Summer 2007 Vol. V, No. 4
Inside the Gate
Views from Campus
138th Commencement Exercises: Lebanons Recovery Lies
in Its New Graduates
AUB held its 138th commencement exercises on June 30 at
the Beirut International Exhibition and Leisure (BIEL) Center, graduating
1,499 students from six faculties. The ceremony featured speeches by President
John Waterbury, AUB Trustee and former Prime Minister Najib Mikati, and
University Student Faculty Committee (USFC) Vice President Lama Andari.
After asking everyone to join him in a moment of silence for those who
have had their lives snatched away, President Waterbury went
on to urge students to use the experience and knowledge they had acquired
at AUB to make remarkable changes in the country and the regionand
not to lose hope.
A year ago, in this very place, the world looked somewhat different.
I cannot say that optimism was the order of the day, but a sense of possibility
did prevail. A few weeks after Commencement, the July War broke out. Physical
destruction, the loss of human life, political stalemate, and economic
But do not lose hope. The accomplishments of
our speaker today will tell you and all of us why not to lose hope,
said President Waterbury.
Trustee Najib Mikati, who gave the keynote address, expressed his high
hopes in AUBs graduates whose university education will help resolve
national conflicts. Education is a strong dream, our courage an
incentive to turn this dream into a reality. So lets dream of a
country united in its rich diversity, stable in solid productivity, prosperous
with the entrepreneurial spirit and work opportunities and fair play.
Lets work towards this goal, solid of will and action
is the country of pluralism, with the rich diversity of religion, culture,
and thought. At the heart of all dreams, a tangible reality, the epicenter.
The ambitious country worthy of sacrifice, worthy of your belonging to
him, once you dispel extremism and fanaticism, said Trustee Mikati.
In her speech, Lama Andari also spoke of what she and her fellow students
might be able to do. With our degrees, not our guns, we will in
years to come together wipe the tears, working hard to alleviate the fears.
From the ashes of these turbulent times, like the phoenix, once again
we will with Lebanon rise.
Honorary Degree Ceremony 2007
AUB conferred three Doctor of Humane Letters degrees on
the occasion of the Universitys 138th Commencement on June 30. The
recipients this year were Syrian-Lebanese poet Adonis (Ali Ahmad Said),
Egyptian film director Youssef Chahine, who was unable to attend because
of illness, and Middle Eastern historian André Raymond. Former
Ambassador Charles Hostler was awarded an honorary doctorate when he visited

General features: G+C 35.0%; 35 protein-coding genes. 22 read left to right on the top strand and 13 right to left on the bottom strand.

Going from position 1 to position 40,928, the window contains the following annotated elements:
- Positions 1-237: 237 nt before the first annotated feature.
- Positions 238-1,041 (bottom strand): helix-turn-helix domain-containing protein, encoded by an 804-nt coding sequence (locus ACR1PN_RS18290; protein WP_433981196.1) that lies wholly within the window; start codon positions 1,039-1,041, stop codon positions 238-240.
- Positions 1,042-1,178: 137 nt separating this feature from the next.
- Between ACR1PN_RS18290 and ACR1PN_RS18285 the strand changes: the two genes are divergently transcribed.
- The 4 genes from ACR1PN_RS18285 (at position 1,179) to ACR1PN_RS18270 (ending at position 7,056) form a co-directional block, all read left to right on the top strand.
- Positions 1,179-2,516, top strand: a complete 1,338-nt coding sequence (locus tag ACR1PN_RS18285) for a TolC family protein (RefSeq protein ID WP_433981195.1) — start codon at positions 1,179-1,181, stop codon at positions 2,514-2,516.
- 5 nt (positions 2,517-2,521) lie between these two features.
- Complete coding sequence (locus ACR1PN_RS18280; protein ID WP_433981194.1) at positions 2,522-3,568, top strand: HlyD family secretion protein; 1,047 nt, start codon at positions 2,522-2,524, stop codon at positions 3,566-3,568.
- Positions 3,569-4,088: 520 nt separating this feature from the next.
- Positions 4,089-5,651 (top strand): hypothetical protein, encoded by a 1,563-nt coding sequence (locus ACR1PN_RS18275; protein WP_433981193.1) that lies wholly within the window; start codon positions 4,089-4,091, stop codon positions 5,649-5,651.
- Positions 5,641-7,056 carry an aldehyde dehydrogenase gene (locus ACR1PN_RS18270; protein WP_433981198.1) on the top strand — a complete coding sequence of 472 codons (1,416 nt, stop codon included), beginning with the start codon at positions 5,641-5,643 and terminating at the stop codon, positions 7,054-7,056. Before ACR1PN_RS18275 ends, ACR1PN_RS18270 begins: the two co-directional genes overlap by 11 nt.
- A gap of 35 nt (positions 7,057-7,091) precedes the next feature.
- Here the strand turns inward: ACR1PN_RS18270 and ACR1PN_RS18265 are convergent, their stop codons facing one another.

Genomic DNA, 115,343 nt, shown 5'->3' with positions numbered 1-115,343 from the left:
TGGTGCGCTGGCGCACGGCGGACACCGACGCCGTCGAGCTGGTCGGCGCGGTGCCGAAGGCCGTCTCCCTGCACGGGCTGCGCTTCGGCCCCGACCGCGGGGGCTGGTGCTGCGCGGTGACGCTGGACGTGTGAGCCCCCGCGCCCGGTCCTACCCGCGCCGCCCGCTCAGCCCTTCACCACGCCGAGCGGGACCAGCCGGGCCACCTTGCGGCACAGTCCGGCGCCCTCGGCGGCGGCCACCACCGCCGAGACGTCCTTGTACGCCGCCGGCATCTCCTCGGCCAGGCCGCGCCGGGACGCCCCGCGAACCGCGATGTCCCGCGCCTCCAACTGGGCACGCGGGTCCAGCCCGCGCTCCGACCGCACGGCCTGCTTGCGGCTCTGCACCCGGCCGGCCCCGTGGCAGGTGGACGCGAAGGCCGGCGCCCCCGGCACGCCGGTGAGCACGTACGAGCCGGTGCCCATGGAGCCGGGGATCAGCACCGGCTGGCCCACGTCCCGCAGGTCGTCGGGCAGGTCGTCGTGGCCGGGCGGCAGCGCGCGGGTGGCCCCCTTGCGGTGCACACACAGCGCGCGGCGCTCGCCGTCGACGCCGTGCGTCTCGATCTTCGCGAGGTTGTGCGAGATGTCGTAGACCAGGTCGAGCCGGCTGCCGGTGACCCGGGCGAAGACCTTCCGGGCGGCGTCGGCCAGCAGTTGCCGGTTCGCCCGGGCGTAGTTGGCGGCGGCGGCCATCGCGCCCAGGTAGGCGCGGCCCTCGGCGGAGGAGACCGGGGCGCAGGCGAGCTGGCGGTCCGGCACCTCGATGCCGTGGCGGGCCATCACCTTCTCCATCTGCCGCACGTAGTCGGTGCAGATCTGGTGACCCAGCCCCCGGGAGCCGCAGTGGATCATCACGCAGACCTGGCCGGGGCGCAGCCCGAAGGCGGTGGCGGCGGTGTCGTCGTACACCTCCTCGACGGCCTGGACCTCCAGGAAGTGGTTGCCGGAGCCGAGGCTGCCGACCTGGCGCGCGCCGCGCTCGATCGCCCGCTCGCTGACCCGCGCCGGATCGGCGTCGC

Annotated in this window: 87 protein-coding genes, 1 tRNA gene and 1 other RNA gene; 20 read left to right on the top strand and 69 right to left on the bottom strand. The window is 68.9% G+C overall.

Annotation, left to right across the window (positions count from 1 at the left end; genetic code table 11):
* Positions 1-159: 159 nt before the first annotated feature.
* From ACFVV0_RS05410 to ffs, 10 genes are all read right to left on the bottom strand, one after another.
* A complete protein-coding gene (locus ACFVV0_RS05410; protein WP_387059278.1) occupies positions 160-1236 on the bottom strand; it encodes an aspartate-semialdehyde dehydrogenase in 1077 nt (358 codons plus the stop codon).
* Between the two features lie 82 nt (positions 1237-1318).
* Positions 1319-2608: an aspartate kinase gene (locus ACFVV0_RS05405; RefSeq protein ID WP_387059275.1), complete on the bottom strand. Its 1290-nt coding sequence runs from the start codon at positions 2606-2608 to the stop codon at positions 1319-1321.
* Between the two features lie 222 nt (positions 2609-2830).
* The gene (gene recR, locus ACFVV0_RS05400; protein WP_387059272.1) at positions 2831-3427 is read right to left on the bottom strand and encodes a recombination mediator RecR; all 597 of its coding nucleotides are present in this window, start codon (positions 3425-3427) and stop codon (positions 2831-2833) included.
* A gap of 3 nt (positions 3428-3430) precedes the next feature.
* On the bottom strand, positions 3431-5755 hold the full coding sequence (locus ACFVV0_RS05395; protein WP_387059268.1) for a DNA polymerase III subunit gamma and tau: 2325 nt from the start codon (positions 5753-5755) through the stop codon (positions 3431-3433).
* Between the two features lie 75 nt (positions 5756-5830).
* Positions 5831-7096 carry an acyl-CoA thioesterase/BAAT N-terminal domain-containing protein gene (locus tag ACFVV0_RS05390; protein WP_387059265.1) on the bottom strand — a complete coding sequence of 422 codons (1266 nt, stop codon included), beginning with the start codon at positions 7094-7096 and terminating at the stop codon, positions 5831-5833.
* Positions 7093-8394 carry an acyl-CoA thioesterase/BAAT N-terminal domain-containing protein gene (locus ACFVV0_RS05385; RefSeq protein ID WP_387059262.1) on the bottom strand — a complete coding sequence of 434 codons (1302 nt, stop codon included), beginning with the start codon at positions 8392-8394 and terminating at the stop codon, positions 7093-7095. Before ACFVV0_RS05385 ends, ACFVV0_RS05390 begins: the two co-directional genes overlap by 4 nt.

AUB in May to dedicate the Charles Hostler Student Center.
President John Waterbury opened the ceremony with a salute to the
brave victims of the recent conflict in Lebanon.
After thanking all the attendees for coming to the ceremony in such
troubled times, Waterbury praised the role of the university by
saying: Today, through these three great men, these three great
creators, we celebrate the true language of the university, the language,
scholarly and artistic, of the constant striving of humans to understand
one another, and to construct an environment in which diversity can enrich
our lives rather than destroy them.
Adonis is known not only as an innovative poet, the forerunner of poetic
modernism in the Arab world, but also as a literary critic, essayist,
editor of anthologies, and a translator. Born and raised in Syria, the
poet assumed the name Adonis at age 17. He became a Lebanese citizen in
1961 and currently lives in Paris. The author of many books of poetry,
several of which have been translated into English, Adonis has been nominated
several times for the Nobel Prize in literature.
Youssef Chahine, who has been active in the Egyptian film
industry since 1950, began his prodigious career that year with Baba Amin.
Only one year later he was invited to show Nile Boy at the Cannes Film
Festival. In 1997, at the 50th anniversary of the festival he was granted
Canness Lifetime Achievement Award. He is the director of more than
Professor Emeritus (University of Provence) André Raymond has been
described as the premier social historian of the Arab world.
His innovative methodology brought enormous change in the way the history
of Arab cities has been interpreted. Following his major work, Artisans
et commerçants du Caire au XVIIIe siècle, first published
in 1973, he continued to write books and scholarly articles on Arab cities,
which have enormously influenced historians of the Middle East for the
past four decades.
Inauguration of the Charles W. Hostler Student Center
AUB faculty, board members, and students gathered on May
3 for the inauguration of the Charles W. Hostler Student Center and the
ceremony to award Ambassador Charles W. Hostler (MA 55), former
US ambassador to Bahrain, an honorary doctoral degree. The construction
of the center, which will become fully operational in fall 2007, was made
possible by Hostlers $11.7 million gift. An environmentally-friendly
building, the Hostler Center will include a 300-seat auditorium, a basketball
court with spectator seating, two squash courts, a swimming pool, activity
rooms, showers, and changing areas.
AUB Launches Eight PhD Programs in 2007
In fall 2007, AUB will launch eight PhD programs in Arab
and Middle Eastern history, Arabic language and literature, cell and molecular